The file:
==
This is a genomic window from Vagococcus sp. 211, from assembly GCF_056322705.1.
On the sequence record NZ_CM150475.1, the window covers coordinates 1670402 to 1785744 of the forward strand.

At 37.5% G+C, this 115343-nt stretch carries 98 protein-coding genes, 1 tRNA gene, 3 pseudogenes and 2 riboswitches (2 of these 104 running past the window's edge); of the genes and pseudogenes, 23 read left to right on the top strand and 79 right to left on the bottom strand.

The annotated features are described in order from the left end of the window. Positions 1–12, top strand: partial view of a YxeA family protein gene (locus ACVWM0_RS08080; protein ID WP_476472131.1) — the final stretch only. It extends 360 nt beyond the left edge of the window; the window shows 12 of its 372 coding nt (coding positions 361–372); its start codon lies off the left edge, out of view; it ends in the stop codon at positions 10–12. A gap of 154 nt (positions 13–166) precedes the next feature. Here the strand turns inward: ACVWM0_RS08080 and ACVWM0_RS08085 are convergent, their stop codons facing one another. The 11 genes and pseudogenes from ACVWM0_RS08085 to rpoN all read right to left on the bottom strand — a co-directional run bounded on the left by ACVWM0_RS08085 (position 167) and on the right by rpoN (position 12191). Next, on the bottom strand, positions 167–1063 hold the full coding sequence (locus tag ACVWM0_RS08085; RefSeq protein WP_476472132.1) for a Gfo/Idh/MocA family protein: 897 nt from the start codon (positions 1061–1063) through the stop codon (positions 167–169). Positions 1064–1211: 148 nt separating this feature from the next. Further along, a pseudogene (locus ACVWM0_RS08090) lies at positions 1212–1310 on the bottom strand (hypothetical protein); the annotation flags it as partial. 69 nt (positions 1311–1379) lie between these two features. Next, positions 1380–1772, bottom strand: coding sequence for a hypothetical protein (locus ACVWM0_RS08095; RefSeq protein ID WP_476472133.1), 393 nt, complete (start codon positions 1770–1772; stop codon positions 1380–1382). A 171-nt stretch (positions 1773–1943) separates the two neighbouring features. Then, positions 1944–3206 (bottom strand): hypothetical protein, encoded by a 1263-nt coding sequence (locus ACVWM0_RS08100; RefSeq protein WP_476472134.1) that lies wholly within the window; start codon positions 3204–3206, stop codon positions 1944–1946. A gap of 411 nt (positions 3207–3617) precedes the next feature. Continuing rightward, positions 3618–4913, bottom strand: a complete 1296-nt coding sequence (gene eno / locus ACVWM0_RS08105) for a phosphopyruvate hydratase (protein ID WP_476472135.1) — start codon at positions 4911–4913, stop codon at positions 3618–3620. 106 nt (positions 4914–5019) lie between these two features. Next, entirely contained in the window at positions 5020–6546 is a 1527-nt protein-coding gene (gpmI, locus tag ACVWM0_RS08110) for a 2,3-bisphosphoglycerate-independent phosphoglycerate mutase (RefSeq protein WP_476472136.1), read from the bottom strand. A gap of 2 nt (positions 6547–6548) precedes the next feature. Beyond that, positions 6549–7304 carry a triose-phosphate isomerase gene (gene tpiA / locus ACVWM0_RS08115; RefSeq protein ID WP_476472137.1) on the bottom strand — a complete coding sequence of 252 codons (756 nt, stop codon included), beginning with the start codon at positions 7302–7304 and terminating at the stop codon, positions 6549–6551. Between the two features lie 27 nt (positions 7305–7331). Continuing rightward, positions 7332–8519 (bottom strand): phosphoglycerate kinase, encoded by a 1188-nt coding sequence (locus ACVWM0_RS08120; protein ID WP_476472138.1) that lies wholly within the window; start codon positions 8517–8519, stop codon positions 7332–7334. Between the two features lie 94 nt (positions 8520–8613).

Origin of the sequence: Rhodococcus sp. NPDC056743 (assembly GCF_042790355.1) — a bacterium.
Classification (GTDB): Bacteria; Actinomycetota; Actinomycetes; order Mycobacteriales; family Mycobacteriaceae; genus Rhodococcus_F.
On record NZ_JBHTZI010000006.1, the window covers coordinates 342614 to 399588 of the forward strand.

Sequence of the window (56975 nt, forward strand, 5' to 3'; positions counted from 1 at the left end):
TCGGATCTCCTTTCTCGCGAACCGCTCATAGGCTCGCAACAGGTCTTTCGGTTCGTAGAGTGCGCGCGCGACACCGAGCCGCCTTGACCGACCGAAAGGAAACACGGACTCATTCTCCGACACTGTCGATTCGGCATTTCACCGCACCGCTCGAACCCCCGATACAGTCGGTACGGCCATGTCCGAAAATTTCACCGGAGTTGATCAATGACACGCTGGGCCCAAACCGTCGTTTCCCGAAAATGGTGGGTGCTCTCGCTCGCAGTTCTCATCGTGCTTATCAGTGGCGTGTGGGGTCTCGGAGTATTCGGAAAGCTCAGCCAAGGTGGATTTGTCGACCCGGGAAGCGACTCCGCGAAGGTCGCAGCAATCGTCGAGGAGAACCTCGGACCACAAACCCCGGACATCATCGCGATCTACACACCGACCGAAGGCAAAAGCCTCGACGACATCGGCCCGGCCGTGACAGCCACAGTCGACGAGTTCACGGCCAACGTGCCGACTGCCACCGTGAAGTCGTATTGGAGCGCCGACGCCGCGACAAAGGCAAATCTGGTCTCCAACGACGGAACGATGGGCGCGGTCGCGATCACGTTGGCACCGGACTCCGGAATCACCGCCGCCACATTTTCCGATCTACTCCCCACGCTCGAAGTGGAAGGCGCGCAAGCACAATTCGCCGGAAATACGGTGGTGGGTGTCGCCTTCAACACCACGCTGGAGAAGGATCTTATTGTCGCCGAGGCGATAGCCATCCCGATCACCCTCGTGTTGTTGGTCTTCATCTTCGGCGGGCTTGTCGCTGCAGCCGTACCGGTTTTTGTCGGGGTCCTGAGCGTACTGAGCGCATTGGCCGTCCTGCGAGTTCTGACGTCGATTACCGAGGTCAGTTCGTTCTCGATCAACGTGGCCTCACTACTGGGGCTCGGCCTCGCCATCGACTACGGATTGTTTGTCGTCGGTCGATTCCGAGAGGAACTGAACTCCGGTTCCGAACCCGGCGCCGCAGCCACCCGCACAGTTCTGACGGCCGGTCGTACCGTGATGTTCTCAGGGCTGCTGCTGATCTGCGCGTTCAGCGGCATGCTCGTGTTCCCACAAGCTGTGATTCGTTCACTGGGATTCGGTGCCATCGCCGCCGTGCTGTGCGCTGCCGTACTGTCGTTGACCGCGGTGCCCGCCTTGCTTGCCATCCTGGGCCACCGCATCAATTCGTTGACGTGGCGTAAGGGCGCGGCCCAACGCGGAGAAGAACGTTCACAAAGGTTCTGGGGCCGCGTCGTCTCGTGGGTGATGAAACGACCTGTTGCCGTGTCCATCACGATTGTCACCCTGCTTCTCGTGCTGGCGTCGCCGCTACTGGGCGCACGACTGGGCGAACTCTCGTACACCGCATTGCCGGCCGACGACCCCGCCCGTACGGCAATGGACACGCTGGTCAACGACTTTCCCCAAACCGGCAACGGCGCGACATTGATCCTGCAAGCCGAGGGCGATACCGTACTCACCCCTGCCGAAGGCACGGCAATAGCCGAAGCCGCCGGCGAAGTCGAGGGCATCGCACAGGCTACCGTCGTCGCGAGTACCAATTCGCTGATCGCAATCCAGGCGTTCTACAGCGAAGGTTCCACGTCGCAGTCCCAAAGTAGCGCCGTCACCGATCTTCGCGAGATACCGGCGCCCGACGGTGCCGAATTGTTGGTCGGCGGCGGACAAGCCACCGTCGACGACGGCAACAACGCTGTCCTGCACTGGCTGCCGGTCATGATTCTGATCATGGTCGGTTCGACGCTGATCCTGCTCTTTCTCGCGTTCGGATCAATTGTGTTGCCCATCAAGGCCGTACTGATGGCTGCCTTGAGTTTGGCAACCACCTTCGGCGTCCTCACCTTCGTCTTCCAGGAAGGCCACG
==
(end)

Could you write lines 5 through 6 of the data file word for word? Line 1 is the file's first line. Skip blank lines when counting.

Origin of the sequence: Rhodococcus sp. NPDC056743 (assembly GCF_042790355.1) — a bacterium.
Classification (GTDB): Bacteria; Actinomycetota; Actinomycetes; order Mycobacteriales; family Mycobacteriaceae; genus Rhodococcus_F.